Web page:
Huntsville’s Fishman Wins “Asian Nobel”

On June 7, Jerry Fishman of Huntsville was named co-winner of the Shaw Prize in Astronomy. The $1 million prize, considered “Asia’s Nobel Prize,” will be shared with astronomer Enrico Costa for their work in gamma ray bursts.

The three Shaw prizes — Life Sciences and Medicine, and Mathematical Sciences are the two other categories — are named for Hong Kong media mogul Sir Run Run Shaw, and have been presented annually since 2004. The awards will be presented on Sept. 28 at the Hong Kong Exhibition and Convention Center.

Fishman told the Huntsville Times that he was “completely shocked” by the award and was unaware that he was even nominated.

Fishman, a NASA astrophysicist since 1974 at the Marshall Space Flight Center, was the principal investigator for the Burst and Transient Source Experiment, or BATSE, an extremely sensitive gamma-ray burst detector which flew on NASA’s Compton Gamma Ray Observatory from 1991 to 2000. He currently is a co-investigator on the Gamma-ray Burst Monitor, a key instrument aboard the Fermi Gamma-ray Space Telescope, which was launched in 2008 and is still in operation. Its primary objective is also the study of gamma ray bursts that appear randomly in the sky at a rate of about 300 each year.

“BATSE and other instruments helped lay the groundwork for many of the discoveries related to gamma-ray bursts that have been made since,” Fishman said. “It is a great honor to see that work — achieved through the efforts of so many people — recognized in this manner.”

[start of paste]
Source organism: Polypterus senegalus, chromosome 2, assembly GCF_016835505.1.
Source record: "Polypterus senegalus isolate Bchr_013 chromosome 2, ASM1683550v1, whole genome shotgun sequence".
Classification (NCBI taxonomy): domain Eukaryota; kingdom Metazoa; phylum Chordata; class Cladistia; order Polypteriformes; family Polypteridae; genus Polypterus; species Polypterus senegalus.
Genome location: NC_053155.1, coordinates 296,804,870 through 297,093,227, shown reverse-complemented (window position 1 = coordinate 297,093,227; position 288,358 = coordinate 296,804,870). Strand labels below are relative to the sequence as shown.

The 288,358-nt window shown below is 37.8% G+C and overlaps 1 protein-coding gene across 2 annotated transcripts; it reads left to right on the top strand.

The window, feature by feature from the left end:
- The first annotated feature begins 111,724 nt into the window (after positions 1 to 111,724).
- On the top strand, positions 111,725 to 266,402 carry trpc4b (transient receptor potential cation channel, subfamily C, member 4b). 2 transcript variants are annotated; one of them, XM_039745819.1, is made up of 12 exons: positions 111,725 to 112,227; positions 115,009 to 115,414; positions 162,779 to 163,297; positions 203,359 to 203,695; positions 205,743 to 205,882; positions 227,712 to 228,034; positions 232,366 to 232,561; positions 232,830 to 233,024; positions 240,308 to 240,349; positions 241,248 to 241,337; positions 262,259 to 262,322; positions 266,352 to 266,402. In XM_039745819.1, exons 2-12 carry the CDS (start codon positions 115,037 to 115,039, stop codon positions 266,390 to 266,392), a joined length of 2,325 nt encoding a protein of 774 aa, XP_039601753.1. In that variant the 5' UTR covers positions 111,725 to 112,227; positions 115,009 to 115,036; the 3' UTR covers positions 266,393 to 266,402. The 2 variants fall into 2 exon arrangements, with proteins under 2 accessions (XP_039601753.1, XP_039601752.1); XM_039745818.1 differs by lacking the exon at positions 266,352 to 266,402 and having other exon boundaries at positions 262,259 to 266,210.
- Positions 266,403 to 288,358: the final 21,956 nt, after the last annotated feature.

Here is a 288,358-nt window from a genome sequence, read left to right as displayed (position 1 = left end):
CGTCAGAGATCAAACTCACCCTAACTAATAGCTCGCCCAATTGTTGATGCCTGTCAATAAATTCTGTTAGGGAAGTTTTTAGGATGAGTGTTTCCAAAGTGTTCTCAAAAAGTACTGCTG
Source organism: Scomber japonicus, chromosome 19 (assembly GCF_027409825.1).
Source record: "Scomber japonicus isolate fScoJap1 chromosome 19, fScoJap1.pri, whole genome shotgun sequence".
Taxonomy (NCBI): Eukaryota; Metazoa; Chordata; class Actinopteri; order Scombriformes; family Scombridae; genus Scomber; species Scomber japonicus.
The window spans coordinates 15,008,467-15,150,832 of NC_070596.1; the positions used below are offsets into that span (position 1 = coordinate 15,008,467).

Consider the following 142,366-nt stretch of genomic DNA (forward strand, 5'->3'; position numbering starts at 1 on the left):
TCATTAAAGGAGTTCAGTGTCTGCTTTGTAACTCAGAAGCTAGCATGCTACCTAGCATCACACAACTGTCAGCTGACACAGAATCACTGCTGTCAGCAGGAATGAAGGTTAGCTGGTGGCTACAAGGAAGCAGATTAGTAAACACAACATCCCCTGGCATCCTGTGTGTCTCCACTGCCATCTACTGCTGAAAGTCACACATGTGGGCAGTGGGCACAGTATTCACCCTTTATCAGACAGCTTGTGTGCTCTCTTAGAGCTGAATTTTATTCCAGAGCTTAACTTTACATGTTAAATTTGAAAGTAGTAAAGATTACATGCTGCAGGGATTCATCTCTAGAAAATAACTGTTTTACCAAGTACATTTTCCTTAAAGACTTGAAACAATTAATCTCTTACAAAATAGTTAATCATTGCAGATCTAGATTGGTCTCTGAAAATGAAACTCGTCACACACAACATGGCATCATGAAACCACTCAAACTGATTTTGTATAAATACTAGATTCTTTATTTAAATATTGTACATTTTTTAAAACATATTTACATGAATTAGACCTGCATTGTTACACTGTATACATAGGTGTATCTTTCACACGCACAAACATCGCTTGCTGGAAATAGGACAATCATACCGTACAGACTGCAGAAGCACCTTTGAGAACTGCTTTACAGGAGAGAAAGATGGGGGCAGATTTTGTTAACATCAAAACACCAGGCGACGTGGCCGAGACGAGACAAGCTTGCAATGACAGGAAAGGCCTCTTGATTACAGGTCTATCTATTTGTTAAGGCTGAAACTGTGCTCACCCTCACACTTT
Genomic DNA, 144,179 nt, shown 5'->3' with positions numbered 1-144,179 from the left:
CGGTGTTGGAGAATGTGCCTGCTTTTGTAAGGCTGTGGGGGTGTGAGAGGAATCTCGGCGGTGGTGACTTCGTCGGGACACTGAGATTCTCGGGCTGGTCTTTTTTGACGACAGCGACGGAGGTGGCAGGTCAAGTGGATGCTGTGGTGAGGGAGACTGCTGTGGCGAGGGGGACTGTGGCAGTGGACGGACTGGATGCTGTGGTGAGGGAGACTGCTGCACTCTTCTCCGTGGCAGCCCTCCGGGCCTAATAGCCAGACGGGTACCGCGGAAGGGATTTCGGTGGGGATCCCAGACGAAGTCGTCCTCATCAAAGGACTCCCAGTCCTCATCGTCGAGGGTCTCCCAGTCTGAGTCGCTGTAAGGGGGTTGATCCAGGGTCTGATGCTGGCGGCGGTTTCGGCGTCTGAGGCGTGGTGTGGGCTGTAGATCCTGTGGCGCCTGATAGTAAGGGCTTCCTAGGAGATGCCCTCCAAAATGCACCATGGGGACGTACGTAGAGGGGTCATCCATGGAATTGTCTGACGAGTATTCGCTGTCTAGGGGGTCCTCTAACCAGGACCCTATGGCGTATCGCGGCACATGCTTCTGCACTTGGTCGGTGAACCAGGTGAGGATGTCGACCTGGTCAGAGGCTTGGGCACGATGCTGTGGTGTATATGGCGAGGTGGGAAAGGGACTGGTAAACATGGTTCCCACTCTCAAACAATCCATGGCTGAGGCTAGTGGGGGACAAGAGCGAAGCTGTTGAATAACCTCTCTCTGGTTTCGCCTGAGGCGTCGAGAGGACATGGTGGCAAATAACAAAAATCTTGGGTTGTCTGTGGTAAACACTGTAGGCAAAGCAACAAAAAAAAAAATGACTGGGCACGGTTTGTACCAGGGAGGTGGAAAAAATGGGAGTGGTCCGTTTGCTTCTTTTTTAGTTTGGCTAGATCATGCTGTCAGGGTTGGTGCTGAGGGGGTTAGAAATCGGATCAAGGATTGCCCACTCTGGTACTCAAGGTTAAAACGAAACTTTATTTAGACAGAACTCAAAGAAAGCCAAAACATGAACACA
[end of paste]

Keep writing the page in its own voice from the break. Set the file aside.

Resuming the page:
“I am thrilled at the news of Dr. Fishman’s award,” said Dr. Daniel Schumacher, manager of the Marshall Center’s Science and Mission Systems Office. “The science we do at Marshall has a huge impact on our understanding of the universe in which we live, and Jerry Fishman is a crucial part of that success.”

Dr. James Spann, who manages the Science and Exploration Research Office at Marshall, agreed. “Many students and researchers who have worked under Jerry’s guidance and leadership are now leaders themselves, here at NASA and across the planet,” he said. “It is a privilege to work with him and to call him a colleague and a friend.”

Gamma ray bursts are titanic detonations more than a million times as powerful as a supernova, heralding the death of massive stars, billions of light years from the solar system. Researchers have determined that they likely signal the birth of new black holes.